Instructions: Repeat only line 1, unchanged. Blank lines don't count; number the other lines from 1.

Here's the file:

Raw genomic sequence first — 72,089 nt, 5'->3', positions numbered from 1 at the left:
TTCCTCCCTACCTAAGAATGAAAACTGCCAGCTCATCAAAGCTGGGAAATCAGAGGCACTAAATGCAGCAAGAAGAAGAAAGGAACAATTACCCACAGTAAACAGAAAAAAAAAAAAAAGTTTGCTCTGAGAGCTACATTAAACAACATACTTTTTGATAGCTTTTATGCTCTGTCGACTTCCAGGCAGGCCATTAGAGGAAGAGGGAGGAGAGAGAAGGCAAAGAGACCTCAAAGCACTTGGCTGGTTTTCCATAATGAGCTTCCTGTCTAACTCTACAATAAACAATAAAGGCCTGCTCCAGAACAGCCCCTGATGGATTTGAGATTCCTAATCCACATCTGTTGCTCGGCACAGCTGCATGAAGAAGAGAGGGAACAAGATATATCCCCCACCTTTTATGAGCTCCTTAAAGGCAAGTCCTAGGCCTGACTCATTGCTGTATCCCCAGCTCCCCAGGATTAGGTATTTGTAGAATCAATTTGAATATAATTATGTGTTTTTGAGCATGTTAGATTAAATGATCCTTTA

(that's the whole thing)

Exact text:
Raw genomic sequence first — 72,089 nt, 5'->3', positions numbered from 1 at the left: